Junior class anticipates retreat

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Meghan Joyce

The T-shirt design for the class of '16 by junior Meghan Joyce.

Meghan Joyce, Chief Visual Editor

The first rule of Junior Retreat is that you do not talk about Junior Retreat. If you ask a senior about it, they will tell you so themselves. As with any secretive event, rumors build and students grow curious or even anxious as the date looms ever closer. This year’s junior class will be leaving for their retreat at Camp Courage on Apr. 29 and returning on Apr. 30.

Two nights of uninterrupted (no technology allowed, as Dean Delgado said, we should be “plugged into our community”) bonding time with other students. That’s about the extent of the intel provided. The reason why it is so secretive is that students really do bond during this time, sharing very personal stories and feelings that aren’t meant to be shared publicly. But there are certain, less sensitive pieces of information that can be shared, at least some general memories.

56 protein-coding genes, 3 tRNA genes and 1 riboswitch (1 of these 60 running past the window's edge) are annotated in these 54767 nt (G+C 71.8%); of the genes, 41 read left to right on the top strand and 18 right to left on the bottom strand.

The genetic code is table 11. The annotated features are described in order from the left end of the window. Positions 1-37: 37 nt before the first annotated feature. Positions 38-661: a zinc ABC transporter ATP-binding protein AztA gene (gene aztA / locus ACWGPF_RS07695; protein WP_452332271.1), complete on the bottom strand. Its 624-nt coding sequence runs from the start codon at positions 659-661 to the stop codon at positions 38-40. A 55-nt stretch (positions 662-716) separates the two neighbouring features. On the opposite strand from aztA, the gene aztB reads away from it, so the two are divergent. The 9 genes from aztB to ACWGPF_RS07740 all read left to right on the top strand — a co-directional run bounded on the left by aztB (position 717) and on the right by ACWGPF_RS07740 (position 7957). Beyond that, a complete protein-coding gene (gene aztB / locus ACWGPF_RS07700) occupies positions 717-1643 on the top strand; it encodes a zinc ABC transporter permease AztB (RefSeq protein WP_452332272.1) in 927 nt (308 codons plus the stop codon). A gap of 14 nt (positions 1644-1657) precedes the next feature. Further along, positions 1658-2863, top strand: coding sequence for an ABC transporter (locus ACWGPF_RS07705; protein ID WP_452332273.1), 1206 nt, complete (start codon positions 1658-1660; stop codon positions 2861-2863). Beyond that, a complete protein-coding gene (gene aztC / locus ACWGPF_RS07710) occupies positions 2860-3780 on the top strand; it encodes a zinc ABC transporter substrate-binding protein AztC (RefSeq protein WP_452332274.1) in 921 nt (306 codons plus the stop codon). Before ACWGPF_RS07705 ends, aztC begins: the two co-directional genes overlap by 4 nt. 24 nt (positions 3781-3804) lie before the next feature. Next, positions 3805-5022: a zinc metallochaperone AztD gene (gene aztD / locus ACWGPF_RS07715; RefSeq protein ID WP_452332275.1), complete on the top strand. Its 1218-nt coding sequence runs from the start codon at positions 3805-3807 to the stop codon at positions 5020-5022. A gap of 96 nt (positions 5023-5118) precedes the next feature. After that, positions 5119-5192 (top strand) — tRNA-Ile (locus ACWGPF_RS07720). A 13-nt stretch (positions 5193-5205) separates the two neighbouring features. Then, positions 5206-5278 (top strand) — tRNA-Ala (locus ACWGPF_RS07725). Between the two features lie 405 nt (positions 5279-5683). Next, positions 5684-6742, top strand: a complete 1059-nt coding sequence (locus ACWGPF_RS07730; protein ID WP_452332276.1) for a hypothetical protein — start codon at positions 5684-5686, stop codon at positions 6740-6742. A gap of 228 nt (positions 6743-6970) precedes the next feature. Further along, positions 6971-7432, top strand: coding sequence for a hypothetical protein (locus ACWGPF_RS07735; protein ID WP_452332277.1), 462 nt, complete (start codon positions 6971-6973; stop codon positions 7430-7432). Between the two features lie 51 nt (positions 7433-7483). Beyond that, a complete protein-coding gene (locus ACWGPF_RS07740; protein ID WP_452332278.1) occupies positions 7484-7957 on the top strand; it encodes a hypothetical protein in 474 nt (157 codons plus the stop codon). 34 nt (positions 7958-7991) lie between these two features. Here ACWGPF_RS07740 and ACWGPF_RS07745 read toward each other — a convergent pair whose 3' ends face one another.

Junior Michelle Heilig said that she wasn’t sure what to expect from the retreat, but had mixed feelings about what she has heard goes down. “[I’ve heard that there are] lot of tears. But people have a lot of fun, keep that in mind,” junior Michelle Heilig said.

“I didn’t, but a lot of people did cry… It was surprising how much people opened up about themselves,” senior Jonathan Trevathan said.

Trevathan said that it was an interesting and generally positive experience to be at camp with his class: they shared, they swam in the pool, they enjoyed walks in the not-quite-qualified as wilderness, they read heartfelt letters that their parents wrote them. “The red vines alone made it fun,” he said.

“I don’t think I’m going to make any new actual friends, probably some new ‘I’ll wave to you in the hallway’ people,” Heilig said. “But it’s only two nights, right? It could be fun.”